So, while Jorie's THE END OF BEAUTY is, to my mind, the best collection to come out in twenty years, this is my favorite collection to come out in the last twenty years. Obviously (or not so obviously), this is riffing off of Emily Dickinson's torqued letters to a "master." But this collection is as much about the master thou (who need we even say is male) as it is about the irony of "the master," who in this book stays the silent figure, or in another word the object, while the subject wildly dances the dance of purposefully over-the-top and vaulting diction. They are not letters to a stranger (Thomas James' collection which Lucie belovedly resurrected from obscurity) but rather, letters to a monument, though even this designation is overwrought. The Master Letters. It can be nothing other.

THE KEEP by Emily Wilson
A little over a year ago, a friend mentioned this book to me. I took one look at the first poem "Nonesuch" and within a week, THE KEEP was mine. The love I felt for this book was borderline unhealthy. Maybe because it was so outside of my style, and yet so within the realm of ideas I had and still have about poetry. So many of the poems are slight, negating scenes of nature through negotiations with the thou figure. When they aren't slight, they are long and sectioned poems, part field guide part aubade. What makes THE KEEP such a great title is its simplicity, its improbable noun-ness, the lovely gesture that a collection IS the keep to the poet's psyche. Fab.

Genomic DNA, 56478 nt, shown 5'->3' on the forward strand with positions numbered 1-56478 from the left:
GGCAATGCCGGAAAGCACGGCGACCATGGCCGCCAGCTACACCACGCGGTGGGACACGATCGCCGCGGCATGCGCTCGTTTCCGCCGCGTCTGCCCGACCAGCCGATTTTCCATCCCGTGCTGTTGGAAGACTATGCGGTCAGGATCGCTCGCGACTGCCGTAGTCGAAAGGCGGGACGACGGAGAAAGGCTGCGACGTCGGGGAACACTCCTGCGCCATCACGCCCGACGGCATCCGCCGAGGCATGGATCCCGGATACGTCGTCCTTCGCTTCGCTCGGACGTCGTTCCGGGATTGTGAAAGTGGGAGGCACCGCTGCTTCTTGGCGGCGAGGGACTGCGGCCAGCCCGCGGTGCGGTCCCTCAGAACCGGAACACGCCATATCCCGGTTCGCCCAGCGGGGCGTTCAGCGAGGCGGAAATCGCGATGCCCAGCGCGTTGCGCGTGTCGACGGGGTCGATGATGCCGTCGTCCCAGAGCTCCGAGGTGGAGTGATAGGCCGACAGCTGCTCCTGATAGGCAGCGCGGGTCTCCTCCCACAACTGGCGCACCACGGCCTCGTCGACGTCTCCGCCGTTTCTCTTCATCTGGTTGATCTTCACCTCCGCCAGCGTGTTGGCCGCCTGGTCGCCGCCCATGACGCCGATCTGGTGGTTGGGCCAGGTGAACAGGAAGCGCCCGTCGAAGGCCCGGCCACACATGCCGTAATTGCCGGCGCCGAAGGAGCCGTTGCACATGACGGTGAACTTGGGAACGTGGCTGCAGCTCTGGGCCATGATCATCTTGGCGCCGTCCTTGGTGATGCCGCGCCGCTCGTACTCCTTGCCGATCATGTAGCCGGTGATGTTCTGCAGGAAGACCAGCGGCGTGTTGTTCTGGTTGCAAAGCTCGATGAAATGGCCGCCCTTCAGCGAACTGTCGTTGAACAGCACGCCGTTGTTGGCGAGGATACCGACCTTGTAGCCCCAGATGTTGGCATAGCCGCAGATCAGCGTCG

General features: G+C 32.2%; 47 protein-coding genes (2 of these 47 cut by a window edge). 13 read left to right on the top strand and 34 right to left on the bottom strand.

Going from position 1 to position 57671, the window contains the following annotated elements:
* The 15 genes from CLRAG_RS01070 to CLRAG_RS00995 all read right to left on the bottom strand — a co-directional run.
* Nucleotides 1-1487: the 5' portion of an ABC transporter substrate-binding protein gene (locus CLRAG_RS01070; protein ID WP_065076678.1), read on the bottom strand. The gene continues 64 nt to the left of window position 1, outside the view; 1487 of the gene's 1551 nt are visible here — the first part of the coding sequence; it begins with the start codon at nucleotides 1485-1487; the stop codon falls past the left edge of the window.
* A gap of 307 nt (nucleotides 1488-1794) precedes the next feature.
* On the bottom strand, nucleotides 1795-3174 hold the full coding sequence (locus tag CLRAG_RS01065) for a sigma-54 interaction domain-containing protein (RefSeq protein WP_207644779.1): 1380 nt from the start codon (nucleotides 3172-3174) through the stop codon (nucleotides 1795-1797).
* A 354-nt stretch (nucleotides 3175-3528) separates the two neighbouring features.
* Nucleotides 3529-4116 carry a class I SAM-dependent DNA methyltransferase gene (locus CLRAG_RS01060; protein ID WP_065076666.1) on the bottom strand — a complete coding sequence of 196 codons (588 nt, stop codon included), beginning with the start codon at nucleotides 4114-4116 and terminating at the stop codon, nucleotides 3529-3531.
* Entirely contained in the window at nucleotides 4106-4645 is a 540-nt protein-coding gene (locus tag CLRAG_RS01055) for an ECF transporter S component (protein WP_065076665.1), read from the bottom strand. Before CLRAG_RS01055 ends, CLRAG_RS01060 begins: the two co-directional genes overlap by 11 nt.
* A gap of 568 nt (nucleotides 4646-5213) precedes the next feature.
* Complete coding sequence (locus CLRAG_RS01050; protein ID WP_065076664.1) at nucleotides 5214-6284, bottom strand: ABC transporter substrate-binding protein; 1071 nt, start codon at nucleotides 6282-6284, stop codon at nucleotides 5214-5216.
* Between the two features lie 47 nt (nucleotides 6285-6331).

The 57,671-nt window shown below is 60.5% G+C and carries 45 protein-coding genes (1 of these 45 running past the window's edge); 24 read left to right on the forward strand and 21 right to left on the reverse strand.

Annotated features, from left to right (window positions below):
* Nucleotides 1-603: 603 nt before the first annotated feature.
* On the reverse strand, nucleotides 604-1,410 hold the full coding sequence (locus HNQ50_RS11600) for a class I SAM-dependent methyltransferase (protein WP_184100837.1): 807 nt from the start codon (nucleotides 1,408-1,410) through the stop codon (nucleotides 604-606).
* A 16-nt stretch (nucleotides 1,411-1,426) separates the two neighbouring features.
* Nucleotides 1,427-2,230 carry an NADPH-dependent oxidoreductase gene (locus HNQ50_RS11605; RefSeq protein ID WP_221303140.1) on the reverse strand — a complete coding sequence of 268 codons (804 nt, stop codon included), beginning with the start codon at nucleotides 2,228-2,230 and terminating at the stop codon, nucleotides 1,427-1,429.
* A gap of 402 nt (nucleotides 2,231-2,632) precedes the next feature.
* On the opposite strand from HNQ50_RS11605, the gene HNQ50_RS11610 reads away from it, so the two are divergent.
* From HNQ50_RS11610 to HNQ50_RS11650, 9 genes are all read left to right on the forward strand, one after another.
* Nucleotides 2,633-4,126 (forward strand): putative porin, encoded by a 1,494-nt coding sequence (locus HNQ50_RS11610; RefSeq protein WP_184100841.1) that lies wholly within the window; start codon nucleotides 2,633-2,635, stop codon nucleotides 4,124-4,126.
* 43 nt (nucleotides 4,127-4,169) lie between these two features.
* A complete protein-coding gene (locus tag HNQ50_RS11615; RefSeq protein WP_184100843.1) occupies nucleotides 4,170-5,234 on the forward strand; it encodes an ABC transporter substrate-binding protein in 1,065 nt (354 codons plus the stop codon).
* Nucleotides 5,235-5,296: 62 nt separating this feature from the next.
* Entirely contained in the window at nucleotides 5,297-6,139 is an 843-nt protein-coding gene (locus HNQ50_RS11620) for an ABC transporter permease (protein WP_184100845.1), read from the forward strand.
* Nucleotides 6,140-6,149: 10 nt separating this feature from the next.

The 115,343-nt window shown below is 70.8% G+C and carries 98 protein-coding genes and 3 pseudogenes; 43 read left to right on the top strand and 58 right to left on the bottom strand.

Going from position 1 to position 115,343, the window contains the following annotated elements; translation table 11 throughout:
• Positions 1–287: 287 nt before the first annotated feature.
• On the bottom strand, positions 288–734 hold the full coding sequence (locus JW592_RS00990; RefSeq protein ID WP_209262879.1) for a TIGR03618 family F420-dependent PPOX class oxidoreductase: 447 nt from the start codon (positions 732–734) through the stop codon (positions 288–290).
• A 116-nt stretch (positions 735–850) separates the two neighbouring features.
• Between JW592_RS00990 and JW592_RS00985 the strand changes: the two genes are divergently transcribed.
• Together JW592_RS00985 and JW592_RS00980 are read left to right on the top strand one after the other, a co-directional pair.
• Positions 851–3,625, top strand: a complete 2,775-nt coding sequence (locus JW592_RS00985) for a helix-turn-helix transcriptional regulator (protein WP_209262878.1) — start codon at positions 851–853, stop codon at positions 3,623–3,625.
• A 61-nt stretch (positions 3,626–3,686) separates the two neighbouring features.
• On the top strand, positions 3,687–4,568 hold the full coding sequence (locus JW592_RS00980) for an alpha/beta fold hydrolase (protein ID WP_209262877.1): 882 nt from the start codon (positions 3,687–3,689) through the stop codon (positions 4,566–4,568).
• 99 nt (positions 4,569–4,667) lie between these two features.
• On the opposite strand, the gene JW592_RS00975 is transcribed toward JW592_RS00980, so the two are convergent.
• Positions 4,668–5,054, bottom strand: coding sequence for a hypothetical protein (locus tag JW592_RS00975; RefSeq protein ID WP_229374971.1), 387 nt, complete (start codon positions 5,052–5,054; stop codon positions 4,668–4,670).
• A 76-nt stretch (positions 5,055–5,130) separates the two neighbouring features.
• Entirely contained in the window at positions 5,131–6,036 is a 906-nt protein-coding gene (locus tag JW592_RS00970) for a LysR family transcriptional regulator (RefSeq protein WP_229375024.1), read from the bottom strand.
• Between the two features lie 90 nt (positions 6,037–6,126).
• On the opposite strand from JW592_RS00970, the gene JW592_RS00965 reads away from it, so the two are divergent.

So those are spotlights, but there are others, so many others. THE BEAUTY OF THE HUSBAND by Anne Carson comes to mind. But this is all to say, there is a certain power to titles like these, titles which signify not just an overarching theme for the collection, but are themselves the signifier or the portal into, as Vincent Hugo would call it, "un monde enfermé dans un homme," or a world kept inside a man.

Well. That does have some luster to it when put that way, especially for my collection. But then what about the one-word titles? Consider the spell of some of these words alone: RAPTUS, DEBT, SPELL, DEPOSITION, NEVER, TREMBLE. I think of one-word collections and I immediately think of ARIEL, a collection rising from the runes of a single word. What ultimately makes the delivery of this title type different from that of "The_____" titles are the claims. To name Mark Levine's debut collection THE DEBT, that would imbue a strategy over the whole collection, towards resolution (perhaps asymptotically). As it stands without article, however, its function is geared more toward artifice as a means, perhaps, to solution. Just as THE END OF BEAUTY would be radically removed of urgency and project were it called AN END TO BEAUTY or AN END OF BEAUTY. Gag me with a spoon; I'm so glad Jorie's a brilliant technician. The remarkable one-word title seems gifted to only the most pure of hearts. And since the very idea of a one word designation brings me closer to ulcers, I'm going to confess a heart of filthy cowardice on that one.